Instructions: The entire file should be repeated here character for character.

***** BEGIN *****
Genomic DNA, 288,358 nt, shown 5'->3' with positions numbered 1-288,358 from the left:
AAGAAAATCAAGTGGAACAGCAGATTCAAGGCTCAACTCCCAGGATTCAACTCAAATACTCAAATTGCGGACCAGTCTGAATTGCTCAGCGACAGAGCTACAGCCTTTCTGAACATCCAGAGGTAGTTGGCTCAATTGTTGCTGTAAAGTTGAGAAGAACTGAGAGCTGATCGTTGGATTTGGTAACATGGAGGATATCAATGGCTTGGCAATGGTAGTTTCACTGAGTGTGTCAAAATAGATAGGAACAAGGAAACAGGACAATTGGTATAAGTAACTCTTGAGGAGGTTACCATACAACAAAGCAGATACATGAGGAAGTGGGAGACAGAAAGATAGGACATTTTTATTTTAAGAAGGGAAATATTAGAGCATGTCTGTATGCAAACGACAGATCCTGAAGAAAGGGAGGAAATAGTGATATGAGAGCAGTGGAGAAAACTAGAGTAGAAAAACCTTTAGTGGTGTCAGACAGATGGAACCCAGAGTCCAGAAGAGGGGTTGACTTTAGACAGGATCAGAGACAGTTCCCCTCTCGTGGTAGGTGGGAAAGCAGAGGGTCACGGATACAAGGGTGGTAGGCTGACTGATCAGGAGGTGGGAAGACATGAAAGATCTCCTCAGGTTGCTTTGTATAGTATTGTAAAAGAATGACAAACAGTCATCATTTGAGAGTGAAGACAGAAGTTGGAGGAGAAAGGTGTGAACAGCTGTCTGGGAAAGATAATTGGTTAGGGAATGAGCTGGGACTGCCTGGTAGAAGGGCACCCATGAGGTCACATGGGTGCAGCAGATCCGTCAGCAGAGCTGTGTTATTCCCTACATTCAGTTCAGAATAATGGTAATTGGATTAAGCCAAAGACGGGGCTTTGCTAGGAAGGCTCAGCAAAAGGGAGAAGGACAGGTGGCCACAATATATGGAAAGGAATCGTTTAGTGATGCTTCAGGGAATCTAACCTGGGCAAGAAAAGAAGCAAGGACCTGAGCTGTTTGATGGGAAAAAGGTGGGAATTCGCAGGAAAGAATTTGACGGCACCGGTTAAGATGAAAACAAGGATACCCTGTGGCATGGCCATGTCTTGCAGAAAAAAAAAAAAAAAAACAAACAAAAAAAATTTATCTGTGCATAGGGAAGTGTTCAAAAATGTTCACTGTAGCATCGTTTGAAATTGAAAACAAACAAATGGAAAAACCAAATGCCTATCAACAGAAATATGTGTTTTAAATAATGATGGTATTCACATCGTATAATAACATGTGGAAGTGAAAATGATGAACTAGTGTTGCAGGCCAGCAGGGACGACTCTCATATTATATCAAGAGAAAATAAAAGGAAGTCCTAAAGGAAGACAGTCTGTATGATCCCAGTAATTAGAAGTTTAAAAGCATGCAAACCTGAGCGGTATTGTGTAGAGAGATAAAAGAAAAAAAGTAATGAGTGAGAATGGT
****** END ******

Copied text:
Genomic DNA, 288,358 nt, shown 5'->3' with positions numbered 1-288,358 from the left:
AAGAAAATCAAGTGGAACAGCAGATTCAAGGCTCAACTCCCAGGATTCAACTCAAATACTCAAATTGCGGACCAGTCTGAATTGCTCAGCGACAGAGCTACAGCCTTTCTGAACATCCAGAGGTAGTTGGCTCAATTGTTGCTGTAAAGTTGAGAAGAACTGAGAGCTGATCGTTGGATTTGGTAACATGGAGGATATCAATGGCTTGGCAATGGTAGTTTCACTGAGTGTGTCAAAATAGATAGGAACAAGGAAACAGGACAATTGGTATAAGTAACTCTTGAGGAGGTTACCATACAACAAAGCAGATACATGAGGAAGTGGGAGACAGAAAGATAGGACATTTTTATTTTAAGAAGGGAAATATTAGAGCATGTCTGTATGCAAACGACAGATCCTGAAGAAAGGGAGGAAATAGTGATATGAGAGCAGTGGAGAAAACTAGAGTAGAAAAACCTTTAGTGGTGTCAGACAGATGGAACCCAGAGTCCAGAAGAGGGGTTGACTTTAGACAGGATCAGAGACAGTTCCCCTCTCGTGGTAGGTGGGAAAGCAGAGGGTCACGGATACAAGGGTGGTAGGCTGACTGATCAGGAGGTGGGAAGACATGAAAGATCTCCTCAGGTTGCTTTGTATAGTATTGTAAAAGAATGACAAACAGTCATCATTTGAGAGTGAAGACAGAAGTTGGAGGAGAAAGGTGTGAACAGCTGTCTGGGAAAGATAATTGGTTAGGGAATGAGCTGGGACTGCCTGGTAGAAGGGCACCCATGAGGTCACATGGGTGCAGCAGATCCGTCAGCAGAGCTGTGTTATTCCCTACATTCAGTTCAGAATAATGGTAATTGGATTAAGCCAAAGACGGGGCTTTGCTAGGAAGGCTCAGCAAAAGGGAGAAGGACAGGTGGCCACAATATATGGAAAGGAATCGTTTAGTGATGCTTCAGGGAATCTAACCTGGGCAAGAAAAGAAGCAAGGACCTGAGCTGTTTGATGGGAAAAAGGTGGGAATTCGCAGGAAAGAATTTGACGGCACCGGTTAAGATGAAAACAAGGATACCCTGTGGCATGGCCATGTCTTGCAGAAAAAAAAAAAAAAAAACAAACAAAAAAAATTTATCTGTGCATAGGGAAGTGTTCAAAAATGTTCACTGTAGCATCGTTTGAAATTGAAAACAAACAAATGGAAAAACCAAATGCCTATCAACAGAAATATGTGTTTTAAATAATGATGGTATTCACATCGTATAATAACATGTGGAAGTGAAAATGATGAACTAGTGTTGCAGGCCAGCAGGGACGACTCTCATATTATATCAAGAGAAAATAAAAGGAAGTCCTAAAGGAAGACAGTCTGTATGATCCCAGTAATTAGAAGTTTAAAAGCATGCAAACCTGAGCGGTATTGTGTAGAGAGATAAAAGAAAAAAAGTAATGAGTGAGAATGGT